Wednesday, October 30, 2013

Marine Corps Marathon- Another PR is Always a Good Thing

The trip to D.C. for the Marine Corps Marathon was a success. Ginger, YD, and I rolled out of Boone Friday night and made our way up to PA to hang out with my parents for the night. It was great to see them, and YD was psyched to see his grandparents. Saturday morning Mom, YD, and I took a little walk to go find a little coffee to fuel the drive down to D.C. for packet pickup. Glad we got lots of coffee because packet pick up was a Zoo! The lines were insane! I was prepared for a cluster, but I have to say it exceeded anything I could have imagined! It literally took hours to work our way through the lines. I guess I should have known. I've never run a huge race like this. I typically only enter ultras, and you'll never find 30,000 people looking to toe the line at a 50 or 100 miler. There just aren't that many people in the world who are deranged enough for that, I guess. But, we took it all in stride and had a good time with it. That's really all you can do, and this weekend wasn't about just running a race. It was about honoring our fallen brothers and sisters. One of the Always Brothers MCM runners, John Straseskie, is a perfect example of our mission. John was running to honor his brother Kirk, who died trying to save the life of four of his brothers. Check out this inspiring story about Kirk here. I have to say that Kirk's story has influenced me like no other. He truly was a hero. I plan to dedicate the rest of my training this year and my run at the Rocky Raccoon 100 to Kirk. My efforts are only a drop in the ocean of honor that Kirk deserves.

My roommate from the 8th & I and Camp David days, Jeremy Kelly, met us at packet pickup and then we linked up with a bunch of the other runners at the hotel. It was great to see Geoff and Carla and meet some new Always Brothers family members at the hotel. It was great meeting Ken Hickman, JP, Gene and Mary Bryant, Kathryne, and John. They are some amazing folks. Everyone turned in early to get ready for the 5:30 am trip to the start line. On our way, we encountered another maze of lines, but it was lots of fun. We laughed and made jokes about classic Marine Corps hurry up and wait operations.

The start line was like nothing I've ever experienced or imagined. 30,000 people all lined up and ready to put themselves to the test. JK and I made our way to the 3:45 starting corral. We should have gone up to 3:15. I spent the first half of the race weaving my way through the mass of humanity that was making its way through the streets of northern VA and Georgetown. It was impossible to be anything but happy though. I was surrounded by people honoring their loved ones and my brothers. With marching bands, hilarious signs, and hordes of people cheering us on, it was truly an awe-inspiring scene.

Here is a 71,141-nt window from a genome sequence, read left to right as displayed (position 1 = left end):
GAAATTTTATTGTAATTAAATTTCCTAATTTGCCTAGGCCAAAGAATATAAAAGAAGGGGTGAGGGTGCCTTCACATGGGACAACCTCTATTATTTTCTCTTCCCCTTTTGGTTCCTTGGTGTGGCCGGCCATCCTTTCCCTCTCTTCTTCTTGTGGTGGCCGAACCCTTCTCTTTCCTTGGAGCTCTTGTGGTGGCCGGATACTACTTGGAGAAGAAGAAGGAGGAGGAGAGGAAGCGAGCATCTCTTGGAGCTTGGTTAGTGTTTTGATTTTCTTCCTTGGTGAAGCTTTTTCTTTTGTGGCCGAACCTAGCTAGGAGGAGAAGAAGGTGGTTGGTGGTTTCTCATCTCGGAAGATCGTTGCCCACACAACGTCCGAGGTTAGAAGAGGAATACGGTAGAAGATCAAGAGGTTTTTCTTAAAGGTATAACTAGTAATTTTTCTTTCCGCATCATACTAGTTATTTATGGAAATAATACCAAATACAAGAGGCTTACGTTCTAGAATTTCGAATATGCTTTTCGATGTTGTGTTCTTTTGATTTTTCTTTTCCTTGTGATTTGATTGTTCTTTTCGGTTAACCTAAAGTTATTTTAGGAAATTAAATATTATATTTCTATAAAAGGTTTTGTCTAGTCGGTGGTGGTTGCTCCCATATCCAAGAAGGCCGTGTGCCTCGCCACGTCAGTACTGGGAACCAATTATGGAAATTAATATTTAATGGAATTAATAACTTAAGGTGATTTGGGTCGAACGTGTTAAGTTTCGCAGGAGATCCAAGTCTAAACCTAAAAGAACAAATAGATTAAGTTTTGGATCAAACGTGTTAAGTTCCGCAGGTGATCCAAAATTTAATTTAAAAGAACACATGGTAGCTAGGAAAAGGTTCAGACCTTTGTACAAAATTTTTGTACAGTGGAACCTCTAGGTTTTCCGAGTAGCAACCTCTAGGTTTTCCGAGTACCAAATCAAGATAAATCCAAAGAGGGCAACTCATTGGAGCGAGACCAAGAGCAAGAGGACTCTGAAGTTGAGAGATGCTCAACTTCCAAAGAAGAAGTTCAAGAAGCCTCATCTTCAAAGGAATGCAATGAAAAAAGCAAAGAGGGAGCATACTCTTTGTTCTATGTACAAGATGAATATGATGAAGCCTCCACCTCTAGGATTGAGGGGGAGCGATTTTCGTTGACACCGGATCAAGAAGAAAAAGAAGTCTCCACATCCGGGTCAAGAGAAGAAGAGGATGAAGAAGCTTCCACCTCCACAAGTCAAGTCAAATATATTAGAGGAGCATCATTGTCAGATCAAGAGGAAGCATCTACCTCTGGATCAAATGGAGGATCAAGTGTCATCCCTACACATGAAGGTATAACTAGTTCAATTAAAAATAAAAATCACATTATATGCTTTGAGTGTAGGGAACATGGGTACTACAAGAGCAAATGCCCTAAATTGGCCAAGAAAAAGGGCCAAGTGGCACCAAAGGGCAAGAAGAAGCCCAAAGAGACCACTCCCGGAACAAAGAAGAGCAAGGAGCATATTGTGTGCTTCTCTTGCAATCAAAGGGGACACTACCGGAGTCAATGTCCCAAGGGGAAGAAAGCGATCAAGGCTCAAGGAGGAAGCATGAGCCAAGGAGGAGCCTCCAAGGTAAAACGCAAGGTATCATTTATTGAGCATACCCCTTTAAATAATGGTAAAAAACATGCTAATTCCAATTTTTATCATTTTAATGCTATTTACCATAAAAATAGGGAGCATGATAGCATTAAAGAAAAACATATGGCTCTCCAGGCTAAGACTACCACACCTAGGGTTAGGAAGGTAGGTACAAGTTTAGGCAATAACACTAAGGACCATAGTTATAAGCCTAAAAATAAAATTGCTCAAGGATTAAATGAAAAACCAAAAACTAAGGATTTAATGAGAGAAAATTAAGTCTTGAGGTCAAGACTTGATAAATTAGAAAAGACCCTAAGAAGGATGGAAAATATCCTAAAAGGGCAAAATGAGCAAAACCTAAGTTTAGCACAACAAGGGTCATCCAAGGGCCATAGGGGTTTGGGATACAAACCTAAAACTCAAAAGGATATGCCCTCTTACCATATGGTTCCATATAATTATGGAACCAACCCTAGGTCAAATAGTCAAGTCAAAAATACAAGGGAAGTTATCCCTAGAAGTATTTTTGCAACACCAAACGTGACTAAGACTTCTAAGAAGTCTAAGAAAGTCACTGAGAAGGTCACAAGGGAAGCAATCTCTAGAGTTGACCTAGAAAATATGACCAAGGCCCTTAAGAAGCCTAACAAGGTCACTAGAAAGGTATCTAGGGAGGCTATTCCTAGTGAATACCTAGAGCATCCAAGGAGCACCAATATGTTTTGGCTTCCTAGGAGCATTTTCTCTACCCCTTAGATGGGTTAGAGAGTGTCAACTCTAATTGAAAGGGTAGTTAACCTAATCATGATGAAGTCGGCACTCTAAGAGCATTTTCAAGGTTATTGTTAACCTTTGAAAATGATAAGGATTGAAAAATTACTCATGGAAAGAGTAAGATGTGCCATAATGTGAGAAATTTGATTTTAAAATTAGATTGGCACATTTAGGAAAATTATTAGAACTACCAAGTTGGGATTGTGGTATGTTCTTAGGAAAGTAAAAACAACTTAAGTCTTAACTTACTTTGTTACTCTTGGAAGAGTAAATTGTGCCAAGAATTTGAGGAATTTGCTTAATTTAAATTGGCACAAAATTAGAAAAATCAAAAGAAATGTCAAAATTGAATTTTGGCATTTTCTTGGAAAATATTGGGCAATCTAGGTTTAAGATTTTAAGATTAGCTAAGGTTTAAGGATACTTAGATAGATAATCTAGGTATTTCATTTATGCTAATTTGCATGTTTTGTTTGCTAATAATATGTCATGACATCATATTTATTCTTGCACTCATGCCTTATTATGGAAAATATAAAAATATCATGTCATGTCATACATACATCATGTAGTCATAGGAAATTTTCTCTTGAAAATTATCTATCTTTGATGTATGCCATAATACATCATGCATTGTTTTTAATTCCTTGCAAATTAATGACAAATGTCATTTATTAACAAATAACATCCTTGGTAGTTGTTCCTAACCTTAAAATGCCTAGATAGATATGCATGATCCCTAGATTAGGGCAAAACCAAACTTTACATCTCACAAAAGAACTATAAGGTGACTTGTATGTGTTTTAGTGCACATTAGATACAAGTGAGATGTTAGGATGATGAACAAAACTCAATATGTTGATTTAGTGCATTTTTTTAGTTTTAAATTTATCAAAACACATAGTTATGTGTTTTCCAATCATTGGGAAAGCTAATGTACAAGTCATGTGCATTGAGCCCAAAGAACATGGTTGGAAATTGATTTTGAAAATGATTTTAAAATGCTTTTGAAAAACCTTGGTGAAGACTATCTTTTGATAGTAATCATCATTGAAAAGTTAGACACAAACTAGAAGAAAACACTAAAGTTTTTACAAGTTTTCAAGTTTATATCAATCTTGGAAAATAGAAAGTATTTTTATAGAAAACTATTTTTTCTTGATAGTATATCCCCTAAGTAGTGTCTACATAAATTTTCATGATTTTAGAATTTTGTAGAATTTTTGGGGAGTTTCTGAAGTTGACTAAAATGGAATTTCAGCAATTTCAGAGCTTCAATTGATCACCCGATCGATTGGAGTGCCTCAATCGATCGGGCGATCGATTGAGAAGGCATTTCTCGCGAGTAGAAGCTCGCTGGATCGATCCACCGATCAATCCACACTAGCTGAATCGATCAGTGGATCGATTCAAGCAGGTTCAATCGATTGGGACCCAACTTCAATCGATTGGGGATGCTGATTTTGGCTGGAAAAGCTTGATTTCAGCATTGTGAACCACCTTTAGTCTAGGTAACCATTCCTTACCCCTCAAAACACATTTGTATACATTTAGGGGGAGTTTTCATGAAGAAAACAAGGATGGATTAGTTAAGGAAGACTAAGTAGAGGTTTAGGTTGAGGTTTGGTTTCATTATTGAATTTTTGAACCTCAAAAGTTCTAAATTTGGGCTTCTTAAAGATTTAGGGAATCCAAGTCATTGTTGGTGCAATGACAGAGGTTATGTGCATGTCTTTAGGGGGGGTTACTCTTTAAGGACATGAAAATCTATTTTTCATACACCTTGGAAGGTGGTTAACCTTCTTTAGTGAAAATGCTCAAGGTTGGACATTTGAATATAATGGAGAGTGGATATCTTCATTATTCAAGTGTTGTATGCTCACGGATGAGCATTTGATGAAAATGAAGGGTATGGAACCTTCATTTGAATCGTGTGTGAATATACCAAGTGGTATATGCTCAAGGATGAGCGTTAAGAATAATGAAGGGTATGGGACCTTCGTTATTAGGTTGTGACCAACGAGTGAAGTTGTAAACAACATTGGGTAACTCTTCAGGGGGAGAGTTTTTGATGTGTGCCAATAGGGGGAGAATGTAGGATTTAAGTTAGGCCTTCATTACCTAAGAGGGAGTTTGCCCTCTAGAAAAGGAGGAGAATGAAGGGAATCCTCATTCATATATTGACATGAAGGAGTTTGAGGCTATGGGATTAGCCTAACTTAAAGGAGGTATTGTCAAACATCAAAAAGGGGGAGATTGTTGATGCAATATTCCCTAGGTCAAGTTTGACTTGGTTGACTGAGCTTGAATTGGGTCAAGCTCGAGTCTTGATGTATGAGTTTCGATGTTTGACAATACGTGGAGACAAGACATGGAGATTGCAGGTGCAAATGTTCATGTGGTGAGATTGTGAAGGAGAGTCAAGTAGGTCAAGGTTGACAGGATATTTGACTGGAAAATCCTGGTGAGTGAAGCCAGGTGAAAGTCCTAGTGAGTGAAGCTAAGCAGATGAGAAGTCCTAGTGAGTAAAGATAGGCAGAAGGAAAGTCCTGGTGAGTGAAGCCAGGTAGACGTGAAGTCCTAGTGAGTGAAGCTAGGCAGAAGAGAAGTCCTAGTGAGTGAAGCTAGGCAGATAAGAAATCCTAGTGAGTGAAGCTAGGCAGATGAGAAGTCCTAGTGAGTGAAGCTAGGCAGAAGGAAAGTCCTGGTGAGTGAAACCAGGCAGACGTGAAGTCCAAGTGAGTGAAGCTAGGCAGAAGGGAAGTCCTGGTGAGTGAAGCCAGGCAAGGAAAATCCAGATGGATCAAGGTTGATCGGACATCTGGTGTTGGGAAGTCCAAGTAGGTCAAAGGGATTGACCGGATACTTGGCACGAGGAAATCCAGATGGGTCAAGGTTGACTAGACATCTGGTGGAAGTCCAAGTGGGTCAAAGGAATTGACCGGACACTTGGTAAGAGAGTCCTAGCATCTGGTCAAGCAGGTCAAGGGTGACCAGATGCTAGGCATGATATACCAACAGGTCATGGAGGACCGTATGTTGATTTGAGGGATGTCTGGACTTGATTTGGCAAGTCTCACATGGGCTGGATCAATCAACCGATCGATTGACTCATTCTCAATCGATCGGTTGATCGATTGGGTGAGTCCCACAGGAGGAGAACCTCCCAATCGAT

I was treating this as just another training run. I was hoping for a marathon PR because that's just how I operate. I'm always pushing myself to get stronger. But, I wasn't really that focused on time. Two weeks ago I ran the New River 50K and PRed that course, so I wasn't sure how my body would react to another serious effort. The main goal (training wise) is to get ready for Rocky, so I didn't want to injure myself. The real goal for the day was to just have fun, honor my brothers, and encourage people whenever I could. It turned out to be a great day because I was able to accomplish all of these goals. Once I reached that halfway point, the crowed thinned out and I started getting after some serious negative splits. Check them out:

My favorite part of the course was a section on Haynes point that had the road lined with pictures of fallen heroes. It was inspiring, and it really put any perceived suffering into perspective. No matter how rough I might feel, it is nothing compared to what these men and women and their families have sacrificed. It as beautiful seeing so many people being honored.

As I rolled into the last 5 miles, I really pushed myself. I wanted to see how hard I could go as I finished up the race. It was so cool to see the Marines and spectators lining the course. My second favorite part of the course was the finish. It was all Marine. At mile 26, the course takes a sharp left turn straight up a hill to the Iwo Jima memorial. It was classic. Oh, you ran 26 miles? You're tired? Suck it up and climb this hill. Awesome!!

The finish of the race was fun. I felt great, and I was happy to beat my marathon PR by almost 10 minutes. The best part though? Seeing my Ginger and my friends at the finish. I was so proud of them. Carla, Geoff, JK, Kathryne, and Ken finished their first marathons in style. JP and Gene set new PR's. Ginger achieved a new marathon PR on a course that was not an easy one.

It was great to see everyone happy and feeling proud at the finish line. Check out Ginger and me celebrating some awesome hardware. She looks like she's at the start not the finish-bad ass!

JK finished in full-on beast mode and looked no worse for the wear.

All in all, it was a great event. We raised lots of money for Always Brothers and, most importantly, we honored some heroes. I'm glad we have some new members of the Always Brothers family. I'm looking forward to our next event in Ohio this Memorial Day. Hit me up if you are interested in joining this great cause. We will have relay teams for the 100 mile run in Ohio. Each team will honor a hero. We will also have some folks who will attempt the full 100. It won't be a race, though. It's about staying together and honoring those who make it possible for us to live the good life.

This week, I've been getting lots of work done at the office and keeping the training rolling. Rocky Raccoon, I'm coming for you!

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